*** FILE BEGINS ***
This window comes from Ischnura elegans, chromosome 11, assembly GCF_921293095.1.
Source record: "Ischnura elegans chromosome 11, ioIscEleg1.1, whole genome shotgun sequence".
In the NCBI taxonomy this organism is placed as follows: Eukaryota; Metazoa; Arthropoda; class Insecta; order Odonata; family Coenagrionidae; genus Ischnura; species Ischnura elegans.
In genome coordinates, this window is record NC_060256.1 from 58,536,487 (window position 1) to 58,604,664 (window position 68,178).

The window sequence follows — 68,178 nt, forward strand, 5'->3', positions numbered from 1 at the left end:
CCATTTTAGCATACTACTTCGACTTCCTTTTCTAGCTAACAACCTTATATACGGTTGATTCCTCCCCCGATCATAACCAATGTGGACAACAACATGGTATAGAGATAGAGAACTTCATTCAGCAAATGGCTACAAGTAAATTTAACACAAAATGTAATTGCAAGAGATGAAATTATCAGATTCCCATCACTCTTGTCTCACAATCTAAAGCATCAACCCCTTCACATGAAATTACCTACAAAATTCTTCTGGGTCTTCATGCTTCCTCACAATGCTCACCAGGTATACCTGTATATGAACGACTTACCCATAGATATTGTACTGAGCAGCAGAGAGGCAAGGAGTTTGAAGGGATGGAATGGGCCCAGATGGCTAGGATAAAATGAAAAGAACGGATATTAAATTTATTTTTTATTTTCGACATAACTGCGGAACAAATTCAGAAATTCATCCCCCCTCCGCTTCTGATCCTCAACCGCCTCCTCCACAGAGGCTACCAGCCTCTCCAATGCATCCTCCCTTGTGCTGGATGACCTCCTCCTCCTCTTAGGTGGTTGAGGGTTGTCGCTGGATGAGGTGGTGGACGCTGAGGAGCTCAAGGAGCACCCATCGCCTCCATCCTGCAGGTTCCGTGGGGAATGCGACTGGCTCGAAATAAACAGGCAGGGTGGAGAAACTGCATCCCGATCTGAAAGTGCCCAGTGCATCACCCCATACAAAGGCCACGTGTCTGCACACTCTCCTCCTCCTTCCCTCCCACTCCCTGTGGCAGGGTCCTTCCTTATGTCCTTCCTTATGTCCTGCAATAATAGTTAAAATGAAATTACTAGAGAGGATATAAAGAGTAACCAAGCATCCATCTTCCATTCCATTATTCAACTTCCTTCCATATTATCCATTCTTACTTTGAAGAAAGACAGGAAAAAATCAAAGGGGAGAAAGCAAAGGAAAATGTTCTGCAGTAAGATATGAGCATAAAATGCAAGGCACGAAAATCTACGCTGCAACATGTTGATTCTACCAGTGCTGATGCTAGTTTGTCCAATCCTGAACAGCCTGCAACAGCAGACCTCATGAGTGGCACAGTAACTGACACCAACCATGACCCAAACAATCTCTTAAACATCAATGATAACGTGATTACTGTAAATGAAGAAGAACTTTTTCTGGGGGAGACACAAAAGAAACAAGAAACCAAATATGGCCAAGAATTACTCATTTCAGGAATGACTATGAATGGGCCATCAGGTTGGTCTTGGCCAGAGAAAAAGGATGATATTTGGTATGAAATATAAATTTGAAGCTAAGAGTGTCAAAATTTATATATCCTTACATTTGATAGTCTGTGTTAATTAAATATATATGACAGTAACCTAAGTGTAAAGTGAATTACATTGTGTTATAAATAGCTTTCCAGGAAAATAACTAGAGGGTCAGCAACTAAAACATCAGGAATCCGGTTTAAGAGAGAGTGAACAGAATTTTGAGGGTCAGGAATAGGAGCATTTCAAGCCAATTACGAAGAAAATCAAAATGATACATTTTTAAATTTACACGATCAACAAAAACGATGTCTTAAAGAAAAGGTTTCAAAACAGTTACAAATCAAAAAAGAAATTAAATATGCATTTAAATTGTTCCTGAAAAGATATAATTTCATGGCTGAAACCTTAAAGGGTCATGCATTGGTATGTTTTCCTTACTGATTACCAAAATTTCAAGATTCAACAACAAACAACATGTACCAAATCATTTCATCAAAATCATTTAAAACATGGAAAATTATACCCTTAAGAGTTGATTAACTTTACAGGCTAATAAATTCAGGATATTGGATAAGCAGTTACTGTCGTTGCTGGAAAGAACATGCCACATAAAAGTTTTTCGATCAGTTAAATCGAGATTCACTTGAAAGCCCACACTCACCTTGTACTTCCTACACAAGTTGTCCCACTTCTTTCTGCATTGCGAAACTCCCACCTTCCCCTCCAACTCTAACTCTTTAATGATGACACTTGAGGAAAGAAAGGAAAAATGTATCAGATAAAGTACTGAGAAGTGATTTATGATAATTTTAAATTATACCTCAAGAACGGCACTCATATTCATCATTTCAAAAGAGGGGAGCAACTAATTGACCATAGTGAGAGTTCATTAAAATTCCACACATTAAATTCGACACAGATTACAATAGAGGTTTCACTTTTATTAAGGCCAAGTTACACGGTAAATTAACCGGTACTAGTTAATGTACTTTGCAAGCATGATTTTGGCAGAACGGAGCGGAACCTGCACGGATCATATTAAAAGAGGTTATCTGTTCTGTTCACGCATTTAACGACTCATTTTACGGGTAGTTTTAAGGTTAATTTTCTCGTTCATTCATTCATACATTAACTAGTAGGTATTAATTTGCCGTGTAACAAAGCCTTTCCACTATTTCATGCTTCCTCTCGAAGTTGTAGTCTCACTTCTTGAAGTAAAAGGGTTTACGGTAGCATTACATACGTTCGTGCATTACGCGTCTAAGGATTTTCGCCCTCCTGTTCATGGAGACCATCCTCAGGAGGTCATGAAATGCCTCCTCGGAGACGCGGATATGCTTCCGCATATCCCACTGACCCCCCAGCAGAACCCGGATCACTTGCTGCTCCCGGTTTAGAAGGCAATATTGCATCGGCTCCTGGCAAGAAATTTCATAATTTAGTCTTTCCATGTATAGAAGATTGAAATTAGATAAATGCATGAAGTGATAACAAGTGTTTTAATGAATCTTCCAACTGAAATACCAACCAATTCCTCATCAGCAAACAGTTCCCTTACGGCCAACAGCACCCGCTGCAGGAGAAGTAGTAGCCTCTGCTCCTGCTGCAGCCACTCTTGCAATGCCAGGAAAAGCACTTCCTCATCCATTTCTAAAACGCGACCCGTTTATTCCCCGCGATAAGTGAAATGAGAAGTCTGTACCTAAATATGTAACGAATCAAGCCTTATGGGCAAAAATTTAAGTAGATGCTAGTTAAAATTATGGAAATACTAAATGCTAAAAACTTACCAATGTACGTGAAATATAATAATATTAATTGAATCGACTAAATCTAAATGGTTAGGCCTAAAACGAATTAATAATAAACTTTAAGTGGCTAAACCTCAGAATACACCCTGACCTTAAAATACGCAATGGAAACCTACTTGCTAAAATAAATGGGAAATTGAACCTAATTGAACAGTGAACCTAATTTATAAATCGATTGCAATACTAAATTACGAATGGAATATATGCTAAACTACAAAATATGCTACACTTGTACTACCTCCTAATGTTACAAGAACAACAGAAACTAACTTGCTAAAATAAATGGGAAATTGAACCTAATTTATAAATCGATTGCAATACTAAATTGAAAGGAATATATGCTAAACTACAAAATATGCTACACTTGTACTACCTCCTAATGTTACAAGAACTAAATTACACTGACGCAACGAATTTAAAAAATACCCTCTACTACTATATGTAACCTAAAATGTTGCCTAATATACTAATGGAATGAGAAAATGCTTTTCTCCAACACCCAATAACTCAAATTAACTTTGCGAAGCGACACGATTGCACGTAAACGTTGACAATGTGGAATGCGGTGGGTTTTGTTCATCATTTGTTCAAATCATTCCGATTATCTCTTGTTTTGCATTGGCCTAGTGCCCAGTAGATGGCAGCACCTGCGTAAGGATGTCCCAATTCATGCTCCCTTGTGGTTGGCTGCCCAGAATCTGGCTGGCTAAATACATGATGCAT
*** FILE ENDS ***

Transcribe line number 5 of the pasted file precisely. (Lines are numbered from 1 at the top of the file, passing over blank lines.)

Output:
The window sequence follows — 68,178 nt, forward strand, 5'->3', positions numbered from 1 at the left end: